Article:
From Publishers Weekly
Charles Houston, author of mountaineering classic K2: The Savage Mountain and now in his nineties, was plagued with feelings of failure even as he excelled in a number of daunting roles: medical doctor, university professor, Peace Corps director and legendary mountain climber. This novel-like biography explores the complicated man behind the myth, from his privileged upbringing through almost a century of adventure and achievement. A man of big ideas and big ambitions, Houston began experimenting in 1946 with altitude chambers, developing the first method for inoculating against hypoxia, in order to conquer Everest. Ten years later he was building, in his garage, the first "crude designs" for the artificial heart. There are fascinating asides into Houston's "bouillabaisse" of careers, including work for the U.S. Army, medical practices in Exeter and Aspen, and his reluctant stint as a Peace Corps director in India, an eventful tenure. Author and climber McDonald (I'll Call You in Kathmandu) deepens Houston's legacy by providing a view of his inner struggles with depression, revealing this larger-than-life figure in very human terms, making Houston a pleasure to spend time with; as one of hiss fellow climbers would say of Houston, years later, "his accomplishments are nothing compared the greatness of his soul."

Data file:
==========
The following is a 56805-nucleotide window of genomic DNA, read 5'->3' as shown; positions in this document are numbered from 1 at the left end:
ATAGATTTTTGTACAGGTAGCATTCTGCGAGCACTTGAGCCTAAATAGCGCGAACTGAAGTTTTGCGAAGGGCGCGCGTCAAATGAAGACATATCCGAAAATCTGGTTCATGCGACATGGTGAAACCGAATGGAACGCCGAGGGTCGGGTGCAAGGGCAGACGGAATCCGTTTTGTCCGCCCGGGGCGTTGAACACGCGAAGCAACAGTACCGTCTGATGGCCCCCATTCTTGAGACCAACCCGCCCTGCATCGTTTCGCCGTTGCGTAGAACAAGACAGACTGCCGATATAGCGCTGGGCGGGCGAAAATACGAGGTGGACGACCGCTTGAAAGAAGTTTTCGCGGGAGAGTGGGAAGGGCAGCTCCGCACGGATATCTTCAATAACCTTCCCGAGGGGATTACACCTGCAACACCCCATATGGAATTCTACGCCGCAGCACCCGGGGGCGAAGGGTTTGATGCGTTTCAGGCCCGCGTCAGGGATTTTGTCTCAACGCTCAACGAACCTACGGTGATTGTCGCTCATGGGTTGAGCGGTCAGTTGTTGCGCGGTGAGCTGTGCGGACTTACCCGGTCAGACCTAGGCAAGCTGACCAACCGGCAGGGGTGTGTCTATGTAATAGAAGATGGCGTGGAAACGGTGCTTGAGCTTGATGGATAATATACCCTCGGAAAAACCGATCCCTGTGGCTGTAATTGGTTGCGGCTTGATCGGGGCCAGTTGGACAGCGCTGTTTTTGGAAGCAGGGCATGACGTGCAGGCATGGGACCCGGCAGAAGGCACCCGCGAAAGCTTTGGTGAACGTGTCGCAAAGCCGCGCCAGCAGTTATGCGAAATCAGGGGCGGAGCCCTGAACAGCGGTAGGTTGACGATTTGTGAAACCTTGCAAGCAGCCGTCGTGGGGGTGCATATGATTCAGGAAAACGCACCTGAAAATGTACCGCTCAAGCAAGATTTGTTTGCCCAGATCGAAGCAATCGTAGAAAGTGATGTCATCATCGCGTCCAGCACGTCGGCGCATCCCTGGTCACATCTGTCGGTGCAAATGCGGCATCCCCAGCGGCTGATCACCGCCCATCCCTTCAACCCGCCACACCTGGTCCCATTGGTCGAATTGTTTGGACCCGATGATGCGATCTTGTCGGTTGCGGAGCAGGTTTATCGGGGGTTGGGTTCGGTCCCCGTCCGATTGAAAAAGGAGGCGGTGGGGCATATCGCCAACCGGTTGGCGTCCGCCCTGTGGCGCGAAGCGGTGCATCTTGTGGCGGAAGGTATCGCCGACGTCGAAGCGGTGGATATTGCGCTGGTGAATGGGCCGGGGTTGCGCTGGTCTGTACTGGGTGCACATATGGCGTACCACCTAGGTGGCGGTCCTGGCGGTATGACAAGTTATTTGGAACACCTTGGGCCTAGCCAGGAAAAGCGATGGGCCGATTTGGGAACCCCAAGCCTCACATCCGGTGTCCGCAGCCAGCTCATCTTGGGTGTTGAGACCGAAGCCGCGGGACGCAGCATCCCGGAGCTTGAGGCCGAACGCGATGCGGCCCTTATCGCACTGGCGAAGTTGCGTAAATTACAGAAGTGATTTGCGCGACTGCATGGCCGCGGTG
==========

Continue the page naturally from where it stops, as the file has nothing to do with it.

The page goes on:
Copyright © Reed Business Information, a division of Reed Elsevier Inc. All rights reserved.
--This text refers to the
Charles Houston is a fascinating individual. Most people are considered accomplished if they excel in one aspect of life. Houston—mountain climber, physician, peace activist, researcher, and teacher—excelled in so many areas that it is hard to believe he is not a household name. He climbed in Alaska and India and scouted an approach to Everest, but gave up serious climbing when one member of their party died during an attempt to scale K2. During World War II, he combined his medical knowledge with his climbing expertise to conduct research for the army into pilots' reactions to high altitudes. Houston was also a small-town doctor, an innovator in the making of artificial hearts, director of the newly established Peace Corps operation in India, a teacher in medical school, and an ongoing researcher. His adventurous spirit and strong personality were both assets and liabilities for most of his life as he served as an inspiration and mentor to many. Despite McDonald's somewhat wooden writing style, this biography is a wonderful introduction to a many-talented man deserving of attention. Hoover, Danise Copyright © American Library Association. All rights reserved
--This text refers to the